Women and Workplace Discrimination: Overcoming Barriers to Gender Equality

By Raymond F. Gregory | Go to book overview

Seven
Discrimination against
Women of Color
For years before many white women left the home for the workplace, African American women worked outside the home, first as slaves and later as domestic servants. While only 37 percent of white women were paid employees as recently as 1960, 83 percent of African American women were in the workforce, nearly one-half as maids and servants. 1 Although far fewer African American women are currently employed as servants, a large number are stilled relegated to low-paying jobs.From one perspective, African American women suffer the same types of workplace discrimination as African American men:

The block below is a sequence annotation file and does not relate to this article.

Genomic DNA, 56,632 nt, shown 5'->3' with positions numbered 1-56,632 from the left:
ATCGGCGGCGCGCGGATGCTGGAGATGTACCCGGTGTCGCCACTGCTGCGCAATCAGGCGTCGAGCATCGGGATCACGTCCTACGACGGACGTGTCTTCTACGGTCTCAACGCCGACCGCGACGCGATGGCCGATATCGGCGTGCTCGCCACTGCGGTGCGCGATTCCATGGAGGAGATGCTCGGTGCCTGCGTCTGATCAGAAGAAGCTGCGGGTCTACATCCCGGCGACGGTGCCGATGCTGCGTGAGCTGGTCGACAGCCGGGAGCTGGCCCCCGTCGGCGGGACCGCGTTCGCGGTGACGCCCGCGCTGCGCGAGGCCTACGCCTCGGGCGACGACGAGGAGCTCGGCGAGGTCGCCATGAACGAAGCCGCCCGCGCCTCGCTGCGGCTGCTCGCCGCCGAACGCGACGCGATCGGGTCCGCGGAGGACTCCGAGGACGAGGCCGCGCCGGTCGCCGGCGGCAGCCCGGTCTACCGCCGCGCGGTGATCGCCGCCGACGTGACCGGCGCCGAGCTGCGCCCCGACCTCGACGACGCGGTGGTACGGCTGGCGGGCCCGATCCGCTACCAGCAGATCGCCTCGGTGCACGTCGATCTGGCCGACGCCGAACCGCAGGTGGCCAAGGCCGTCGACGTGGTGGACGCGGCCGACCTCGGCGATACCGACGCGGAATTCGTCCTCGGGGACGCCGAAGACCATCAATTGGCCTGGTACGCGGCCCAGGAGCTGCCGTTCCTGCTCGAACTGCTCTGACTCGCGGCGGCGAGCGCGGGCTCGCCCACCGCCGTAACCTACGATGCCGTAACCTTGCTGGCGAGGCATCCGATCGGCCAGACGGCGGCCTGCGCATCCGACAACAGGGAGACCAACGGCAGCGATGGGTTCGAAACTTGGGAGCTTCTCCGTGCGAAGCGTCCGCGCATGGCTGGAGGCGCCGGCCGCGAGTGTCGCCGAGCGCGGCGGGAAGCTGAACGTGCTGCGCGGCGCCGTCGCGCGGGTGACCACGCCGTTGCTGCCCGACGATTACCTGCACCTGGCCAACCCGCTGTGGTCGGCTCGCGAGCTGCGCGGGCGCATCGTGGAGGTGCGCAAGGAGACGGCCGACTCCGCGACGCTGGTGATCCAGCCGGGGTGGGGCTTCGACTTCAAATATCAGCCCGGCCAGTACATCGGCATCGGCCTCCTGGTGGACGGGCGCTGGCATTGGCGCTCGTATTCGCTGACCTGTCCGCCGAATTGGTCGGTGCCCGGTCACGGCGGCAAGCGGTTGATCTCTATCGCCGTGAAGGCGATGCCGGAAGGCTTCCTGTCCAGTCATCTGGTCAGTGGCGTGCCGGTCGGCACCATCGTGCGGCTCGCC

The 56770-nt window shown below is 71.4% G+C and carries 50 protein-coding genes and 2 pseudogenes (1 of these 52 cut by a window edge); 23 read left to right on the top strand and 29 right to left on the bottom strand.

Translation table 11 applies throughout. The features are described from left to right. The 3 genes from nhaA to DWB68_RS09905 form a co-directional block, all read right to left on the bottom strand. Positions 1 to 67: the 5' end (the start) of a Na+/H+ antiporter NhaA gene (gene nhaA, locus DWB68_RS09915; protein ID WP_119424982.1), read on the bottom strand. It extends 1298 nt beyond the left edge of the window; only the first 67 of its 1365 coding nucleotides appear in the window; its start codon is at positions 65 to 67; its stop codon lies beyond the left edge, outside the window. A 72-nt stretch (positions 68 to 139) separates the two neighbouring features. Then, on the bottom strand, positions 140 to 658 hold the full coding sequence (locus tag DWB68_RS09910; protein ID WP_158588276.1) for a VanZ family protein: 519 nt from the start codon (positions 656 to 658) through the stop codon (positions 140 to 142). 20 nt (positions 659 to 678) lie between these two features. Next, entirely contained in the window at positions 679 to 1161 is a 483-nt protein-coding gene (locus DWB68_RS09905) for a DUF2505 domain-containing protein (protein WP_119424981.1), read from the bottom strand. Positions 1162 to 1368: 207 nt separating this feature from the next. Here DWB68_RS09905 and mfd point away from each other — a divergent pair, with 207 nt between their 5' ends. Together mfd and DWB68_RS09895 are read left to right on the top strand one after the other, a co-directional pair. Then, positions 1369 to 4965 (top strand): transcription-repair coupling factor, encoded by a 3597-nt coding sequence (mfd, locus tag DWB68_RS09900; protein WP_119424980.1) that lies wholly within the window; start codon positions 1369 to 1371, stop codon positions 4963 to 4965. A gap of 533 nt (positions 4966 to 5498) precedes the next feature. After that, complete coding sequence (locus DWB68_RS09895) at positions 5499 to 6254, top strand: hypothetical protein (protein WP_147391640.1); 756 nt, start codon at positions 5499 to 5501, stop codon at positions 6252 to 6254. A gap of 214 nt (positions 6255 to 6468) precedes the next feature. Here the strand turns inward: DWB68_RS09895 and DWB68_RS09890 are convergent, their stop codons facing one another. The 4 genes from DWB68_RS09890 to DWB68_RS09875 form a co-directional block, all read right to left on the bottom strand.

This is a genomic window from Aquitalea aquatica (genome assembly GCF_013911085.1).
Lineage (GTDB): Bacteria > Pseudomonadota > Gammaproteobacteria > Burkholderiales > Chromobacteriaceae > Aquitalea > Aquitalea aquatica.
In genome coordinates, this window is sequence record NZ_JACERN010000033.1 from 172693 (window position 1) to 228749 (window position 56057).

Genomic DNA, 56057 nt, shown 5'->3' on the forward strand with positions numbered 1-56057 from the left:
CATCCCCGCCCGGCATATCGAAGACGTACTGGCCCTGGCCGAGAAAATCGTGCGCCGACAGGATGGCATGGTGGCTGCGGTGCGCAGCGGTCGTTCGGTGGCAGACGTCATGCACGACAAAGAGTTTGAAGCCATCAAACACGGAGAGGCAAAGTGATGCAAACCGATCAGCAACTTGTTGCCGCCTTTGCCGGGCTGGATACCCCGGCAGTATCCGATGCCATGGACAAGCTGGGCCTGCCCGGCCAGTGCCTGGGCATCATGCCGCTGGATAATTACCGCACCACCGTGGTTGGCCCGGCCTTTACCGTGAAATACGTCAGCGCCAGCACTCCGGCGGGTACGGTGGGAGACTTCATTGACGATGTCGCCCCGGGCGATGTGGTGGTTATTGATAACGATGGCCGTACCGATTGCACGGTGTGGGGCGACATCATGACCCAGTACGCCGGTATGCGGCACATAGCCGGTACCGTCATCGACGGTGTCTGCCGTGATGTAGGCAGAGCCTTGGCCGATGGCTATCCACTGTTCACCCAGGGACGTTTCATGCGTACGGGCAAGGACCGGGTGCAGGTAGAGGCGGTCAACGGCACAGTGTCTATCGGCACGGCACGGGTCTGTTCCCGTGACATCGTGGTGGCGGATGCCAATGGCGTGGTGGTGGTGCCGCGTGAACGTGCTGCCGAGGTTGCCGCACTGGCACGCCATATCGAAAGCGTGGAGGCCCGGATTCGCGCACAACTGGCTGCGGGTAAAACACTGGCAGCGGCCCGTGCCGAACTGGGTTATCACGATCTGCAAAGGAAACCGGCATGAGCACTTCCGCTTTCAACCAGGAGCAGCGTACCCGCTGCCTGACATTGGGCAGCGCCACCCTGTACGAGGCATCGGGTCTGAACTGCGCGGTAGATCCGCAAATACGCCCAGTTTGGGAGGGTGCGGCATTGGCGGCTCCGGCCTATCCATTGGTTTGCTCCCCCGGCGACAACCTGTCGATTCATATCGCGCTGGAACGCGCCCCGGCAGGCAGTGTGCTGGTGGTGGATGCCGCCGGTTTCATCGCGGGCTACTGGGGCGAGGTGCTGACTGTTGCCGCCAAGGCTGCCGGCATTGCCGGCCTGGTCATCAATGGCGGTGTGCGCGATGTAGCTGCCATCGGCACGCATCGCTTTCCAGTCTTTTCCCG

• Both groups are less likely than white workers to be promoted, and when they are promoted, they are more likely to have waited longer for their promotions.
• Both groups are more likely to receive lower performance evaluations.
• Both groups are paid less than their white co-workers.
• Both groups are generally excluded from executive and other high-paying positions, and few ever achieve senior management positions.

But from other perspectives, African American women are treated even more adversely than African American men. Historically, they have been paid less than either white men or white women and, as disclosed by Bureau of Census 2000 statistics, they are also paid less than African American men. The median weekly income for white men in 1999 was $638; for African American men, $488; for white women, $483; and for African American women, $409. 2

-60-

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